Hospitals in Mississippi are also seeing a strain, with five of the largest medical hospital centers in the state out of ICU space for new patients—COVID-19 or otherwise. Medical officials have been forced to turn away patients. “Mississippi hospitals cannot take care of Mississippi patients,” state health officer Thomas Dobbs said Thursday.
Texas, where state officials have rolled back their reopening plan, is also seeing a sharp rise in cases and hospitalizations. There were fewer than 1,000 ICU beds available in the entire state on Friday, according to the Texas Department of State Health Services. Dwindling hospital capacity is particularly alarming when compared to the rising daily infection rate. Texas has at least 230,346 cases, with 9,869 COVID-19 patients in hospitals.
But despite warnings from Dr. Anthony Fauci and other top public health experts, the president still refuses to acknowledge the severity in upticks. Last week, Trump actively downplayed the second surge, falsely claiming that testing showed 99 percent of cases “are totally harmless.”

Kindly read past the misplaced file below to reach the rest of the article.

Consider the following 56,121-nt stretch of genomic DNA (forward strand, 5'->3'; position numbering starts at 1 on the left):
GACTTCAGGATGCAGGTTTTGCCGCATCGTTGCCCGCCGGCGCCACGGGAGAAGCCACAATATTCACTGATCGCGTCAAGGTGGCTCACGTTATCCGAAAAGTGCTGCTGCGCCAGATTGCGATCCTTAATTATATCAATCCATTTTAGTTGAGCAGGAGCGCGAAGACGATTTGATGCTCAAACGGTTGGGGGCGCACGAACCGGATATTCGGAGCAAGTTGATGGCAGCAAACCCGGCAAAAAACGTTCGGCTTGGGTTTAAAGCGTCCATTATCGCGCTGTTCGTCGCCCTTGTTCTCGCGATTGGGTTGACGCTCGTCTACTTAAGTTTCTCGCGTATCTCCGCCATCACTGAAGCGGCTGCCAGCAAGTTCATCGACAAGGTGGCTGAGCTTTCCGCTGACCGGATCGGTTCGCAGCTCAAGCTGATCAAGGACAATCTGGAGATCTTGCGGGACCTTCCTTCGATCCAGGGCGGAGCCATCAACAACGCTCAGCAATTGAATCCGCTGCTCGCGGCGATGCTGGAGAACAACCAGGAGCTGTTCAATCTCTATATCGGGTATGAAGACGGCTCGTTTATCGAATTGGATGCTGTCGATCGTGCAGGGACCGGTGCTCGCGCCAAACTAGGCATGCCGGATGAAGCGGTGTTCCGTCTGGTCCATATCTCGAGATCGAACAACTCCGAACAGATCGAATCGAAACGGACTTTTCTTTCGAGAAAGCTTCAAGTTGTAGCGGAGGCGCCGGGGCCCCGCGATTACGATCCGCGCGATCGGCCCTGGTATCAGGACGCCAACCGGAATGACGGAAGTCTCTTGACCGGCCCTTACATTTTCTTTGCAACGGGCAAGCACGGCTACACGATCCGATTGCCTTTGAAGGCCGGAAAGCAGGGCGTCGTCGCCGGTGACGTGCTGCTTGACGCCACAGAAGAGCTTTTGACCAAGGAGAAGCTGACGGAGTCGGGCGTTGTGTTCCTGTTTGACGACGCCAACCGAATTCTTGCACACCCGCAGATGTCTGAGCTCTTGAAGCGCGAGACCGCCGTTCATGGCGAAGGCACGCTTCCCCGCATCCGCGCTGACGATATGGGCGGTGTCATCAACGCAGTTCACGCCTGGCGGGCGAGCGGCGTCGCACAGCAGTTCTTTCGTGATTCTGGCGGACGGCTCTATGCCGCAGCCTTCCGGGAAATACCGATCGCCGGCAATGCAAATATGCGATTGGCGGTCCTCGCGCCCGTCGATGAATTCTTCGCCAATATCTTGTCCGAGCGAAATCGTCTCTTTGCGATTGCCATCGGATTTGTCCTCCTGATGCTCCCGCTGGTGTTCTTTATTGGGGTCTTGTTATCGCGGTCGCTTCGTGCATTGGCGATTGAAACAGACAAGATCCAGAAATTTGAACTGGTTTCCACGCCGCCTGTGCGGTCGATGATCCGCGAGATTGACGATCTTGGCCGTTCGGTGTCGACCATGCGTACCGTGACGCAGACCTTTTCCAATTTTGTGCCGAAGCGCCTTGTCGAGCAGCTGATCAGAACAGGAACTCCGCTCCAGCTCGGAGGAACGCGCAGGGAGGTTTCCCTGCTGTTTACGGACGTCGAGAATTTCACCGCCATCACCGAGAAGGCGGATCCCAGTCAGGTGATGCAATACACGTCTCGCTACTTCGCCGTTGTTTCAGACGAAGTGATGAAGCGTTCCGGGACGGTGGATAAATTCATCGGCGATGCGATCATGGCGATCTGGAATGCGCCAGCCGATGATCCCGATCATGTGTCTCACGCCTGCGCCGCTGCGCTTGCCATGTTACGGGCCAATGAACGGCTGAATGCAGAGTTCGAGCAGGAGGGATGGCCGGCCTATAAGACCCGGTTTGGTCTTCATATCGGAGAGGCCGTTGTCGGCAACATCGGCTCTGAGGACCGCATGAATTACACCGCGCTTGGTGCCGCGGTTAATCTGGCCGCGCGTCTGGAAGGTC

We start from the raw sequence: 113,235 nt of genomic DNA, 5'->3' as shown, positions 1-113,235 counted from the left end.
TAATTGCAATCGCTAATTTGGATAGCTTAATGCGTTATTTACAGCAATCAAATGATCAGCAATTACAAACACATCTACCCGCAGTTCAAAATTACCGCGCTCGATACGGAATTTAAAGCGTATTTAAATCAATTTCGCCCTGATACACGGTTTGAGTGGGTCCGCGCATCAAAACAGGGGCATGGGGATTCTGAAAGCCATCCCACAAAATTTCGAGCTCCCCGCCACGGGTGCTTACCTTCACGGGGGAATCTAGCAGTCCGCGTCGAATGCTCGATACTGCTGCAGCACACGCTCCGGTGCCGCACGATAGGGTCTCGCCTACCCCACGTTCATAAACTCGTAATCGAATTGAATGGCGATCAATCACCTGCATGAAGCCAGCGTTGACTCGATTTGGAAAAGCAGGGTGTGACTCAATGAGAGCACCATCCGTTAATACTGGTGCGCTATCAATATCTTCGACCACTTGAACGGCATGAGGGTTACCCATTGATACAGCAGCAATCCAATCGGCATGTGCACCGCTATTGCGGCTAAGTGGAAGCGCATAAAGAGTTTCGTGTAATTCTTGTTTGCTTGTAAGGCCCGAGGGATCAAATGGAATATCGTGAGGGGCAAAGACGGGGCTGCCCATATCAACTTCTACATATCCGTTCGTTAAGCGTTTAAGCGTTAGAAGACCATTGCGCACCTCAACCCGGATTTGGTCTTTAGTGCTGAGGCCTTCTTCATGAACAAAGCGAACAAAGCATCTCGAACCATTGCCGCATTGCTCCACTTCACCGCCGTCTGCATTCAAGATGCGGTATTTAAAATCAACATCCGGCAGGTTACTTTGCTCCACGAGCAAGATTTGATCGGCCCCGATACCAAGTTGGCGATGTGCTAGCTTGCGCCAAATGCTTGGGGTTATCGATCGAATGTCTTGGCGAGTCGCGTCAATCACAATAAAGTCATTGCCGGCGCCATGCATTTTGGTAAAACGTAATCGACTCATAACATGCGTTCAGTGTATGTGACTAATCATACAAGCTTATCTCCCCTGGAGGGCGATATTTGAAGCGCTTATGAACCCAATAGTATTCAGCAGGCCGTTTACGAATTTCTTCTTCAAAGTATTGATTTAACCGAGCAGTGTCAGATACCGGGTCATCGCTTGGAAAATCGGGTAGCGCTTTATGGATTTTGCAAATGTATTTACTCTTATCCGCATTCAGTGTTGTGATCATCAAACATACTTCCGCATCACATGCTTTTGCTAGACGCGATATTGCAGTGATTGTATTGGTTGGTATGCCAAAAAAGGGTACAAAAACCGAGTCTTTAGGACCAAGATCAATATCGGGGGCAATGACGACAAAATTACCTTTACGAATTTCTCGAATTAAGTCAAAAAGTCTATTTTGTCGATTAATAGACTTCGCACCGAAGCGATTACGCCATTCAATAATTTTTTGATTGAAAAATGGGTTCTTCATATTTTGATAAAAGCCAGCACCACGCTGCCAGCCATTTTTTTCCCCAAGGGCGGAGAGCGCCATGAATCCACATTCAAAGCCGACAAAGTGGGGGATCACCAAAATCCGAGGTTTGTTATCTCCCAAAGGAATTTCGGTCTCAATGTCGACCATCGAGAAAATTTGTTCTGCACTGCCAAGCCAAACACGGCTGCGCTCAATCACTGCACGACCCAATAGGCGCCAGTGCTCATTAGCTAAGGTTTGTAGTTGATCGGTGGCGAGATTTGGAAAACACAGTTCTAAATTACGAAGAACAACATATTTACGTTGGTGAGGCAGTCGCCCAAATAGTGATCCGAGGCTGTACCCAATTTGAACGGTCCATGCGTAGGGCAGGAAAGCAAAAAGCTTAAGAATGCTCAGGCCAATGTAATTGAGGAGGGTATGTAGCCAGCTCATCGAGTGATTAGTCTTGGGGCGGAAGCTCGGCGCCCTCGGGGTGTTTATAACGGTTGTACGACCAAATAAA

On Thursday night, Trump went after Fauci in an interview with Fox News’ Sean Hannity, stating he has “made a lot of mistakes” after Fauci warned that state officials “should seriously look at shutting down again.” Trump said 45 million people have been tested—and most have recovered quickly.
“We have cases all over the place. Most of the cases immediately get better, they are people, young people, they have sniffles and two days later they are fine and they are not sick to start,” Trump said.
Fauci, who said he “is trying to figure out where the president” got the 99 percent claim, told the Financial Times on Friday that the U.S. is only headed for further disaster if people refuse to heed professional advice and local officials don’t take hardline steps to curtail the virus.
“I don’t think it’s an exaggeration to say we have a serious ongoing problem, right now, as we speak,” he said. “We are living in the perfect storm.”